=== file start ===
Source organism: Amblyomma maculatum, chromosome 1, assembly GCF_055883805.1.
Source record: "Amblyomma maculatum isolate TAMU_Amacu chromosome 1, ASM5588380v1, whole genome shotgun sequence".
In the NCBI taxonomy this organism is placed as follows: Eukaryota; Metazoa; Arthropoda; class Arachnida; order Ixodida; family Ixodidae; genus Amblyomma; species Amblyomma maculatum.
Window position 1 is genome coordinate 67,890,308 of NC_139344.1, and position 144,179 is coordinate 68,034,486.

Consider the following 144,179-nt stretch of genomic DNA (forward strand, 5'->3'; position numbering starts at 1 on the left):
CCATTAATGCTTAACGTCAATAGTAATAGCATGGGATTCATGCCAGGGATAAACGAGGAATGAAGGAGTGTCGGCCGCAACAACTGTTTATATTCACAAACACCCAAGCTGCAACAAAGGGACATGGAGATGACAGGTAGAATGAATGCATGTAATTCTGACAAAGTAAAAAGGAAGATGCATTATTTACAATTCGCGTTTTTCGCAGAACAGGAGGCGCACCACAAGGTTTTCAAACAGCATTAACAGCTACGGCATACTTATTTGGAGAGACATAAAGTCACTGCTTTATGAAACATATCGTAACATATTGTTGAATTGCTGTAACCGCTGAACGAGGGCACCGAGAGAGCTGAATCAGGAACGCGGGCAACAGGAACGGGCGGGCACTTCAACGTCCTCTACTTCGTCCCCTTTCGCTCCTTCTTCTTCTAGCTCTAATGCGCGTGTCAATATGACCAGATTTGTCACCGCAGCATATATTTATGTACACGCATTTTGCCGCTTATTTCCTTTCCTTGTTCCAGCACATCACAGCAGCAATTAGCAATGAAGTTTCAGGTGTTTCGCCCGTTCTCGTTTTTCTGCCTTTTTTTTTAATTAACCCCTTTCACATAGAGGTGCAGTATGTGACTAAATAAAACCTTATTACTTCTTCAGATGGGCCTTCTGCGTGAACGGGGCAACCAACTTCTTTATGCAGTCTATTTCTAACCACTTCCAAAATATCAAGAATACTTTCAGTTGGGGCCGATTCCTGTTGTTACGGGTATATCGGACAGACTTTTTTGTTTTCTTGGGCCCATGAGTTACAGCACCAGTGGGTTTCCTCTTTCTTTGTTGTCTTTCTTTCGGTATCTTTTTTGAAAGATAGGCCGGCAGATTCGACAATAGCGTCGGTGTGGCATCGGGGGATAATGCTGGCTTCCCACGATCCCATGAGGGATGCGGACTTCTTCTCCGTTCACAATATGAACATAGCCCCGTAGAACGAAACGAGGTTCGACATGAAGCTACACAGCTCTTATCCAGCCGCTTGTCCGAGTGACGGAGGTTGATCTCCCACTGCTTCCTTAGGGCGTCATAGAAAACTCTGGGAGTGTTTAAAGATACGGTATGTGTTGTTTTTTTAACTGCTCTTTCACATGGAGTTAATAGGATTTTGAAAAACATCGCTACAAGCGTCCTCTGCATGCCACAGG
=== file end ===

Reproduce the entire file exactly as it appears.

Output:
Source organism: Amblyomma maculatum, chromosome 1, assembly GCF_055883805.1.
Source record: "Amblyomma maculatum isolate TAMU_Amacu chromosome 1, ASM5588380v1, whole genome shotgun sequence".
In the NCBI taxonomy this organism is placed as follows: Eukaryota; Metazoa; Arthropoda; class Arachnida; order Ixodida; family Ixodidae; genus Amblyomma; species Amblyomma maculatum.
Window position 1 is genome coordinate 67,890,308 of NC_139344.1, and position 144,179 is coordinate 68,034,486.

Consider the following 144,179-nt stretch of genomic DNA (forward strand, 5'->3'; position numbering starts at 1 on the left):
CCATTAATGCTTAACGTCAATAGTAATAGCATGGGATTCATGCCAGGGATAAACGAGGAATGAAGGAGTGTCGGCCGCAACAACTGTTTATATTCACAAACACCCAAGCTGCAACAAAGGGACATGGAGATGACAGGTAGAATGAATGCATGTAATTCTGACAAAGTAAAAAGGAAGATGCATTATTTACAATTCGCGTTTTTCGCAGAACAGGAGGCGCACCACAAGGTTTTCAAACAGCATTAACAGCTACGGCATACTTATTTGGAGAGACATAAAGTCACTGCTTTATGAAACATATCGTAACATATTGTTGAATTGCTGTAACCGCTGAACGAGGGCACCGAGAGAGCTGAATCAGGAACGCGGGCAACAGGAACGGGCGGGCACTTCAACGTCCTCTACTTCGTCCCCTTTCGCTCCTTCTTCTTCTAGCTCTAATGCGCGTGTCAATATGACCAGATTTGTCACCGCAGCATATATTTATGTACACGCATTTTGCCGCTTATTTCCTTTCCTTGTTCCAGCACATCACAGCAGCAATTAGCAATGAAGTTTCAGGTGTTTCGCCCGTTCTCGTTTTTCTGCCTTTTTTTTTAATTAACCCCTTTCACATAGAGGTGCAGTATGTGACTAAATAAAACCTTATTACTTCTTCAGATGGGCCTTCTGCGTGAACGGGGCAACCAACTTCTTTATGCAGTCTATTTCTAACCACTTCCAAAATATCAAGAATACTTTCAGTTGGGGCCGATTCCTGTTGTTACGGGTATATCGGACAGACTTTTTTGTTTTCTTGGGCCCATGAGTTACAGCACCAGTGGGTTTCCTCTTTCTTTGTTGTCTTTCTTTCGGTATCTTTTTTGAAAGATAGGCCGGCAGATTCGACAATAGCGTCGGTGTGGCATCGGGGGATAATGCTGGCTTCCCACGATCCCATGAGGGATGCGGACTTCTTCTCCGTTCACAATATGAACATAGCCCCGTAGAACGAAACGAGGTTCGACATGAAGCTACACAGCTCTTATCCAGCCGCTTGTCCGAGTGACGGAGGTTGATCTCCCACTGCTTCCTTAGGGCGTCATAGAAAACTCTGGGAGTGTTTAAAGATACGGTATGTGTTGTTTTTTTAACTGCTCTTTCACATGGAGTTAATAGGATTTTGAAAAACATCGCTACAAGCGTCCTCTGCATGCCACAGG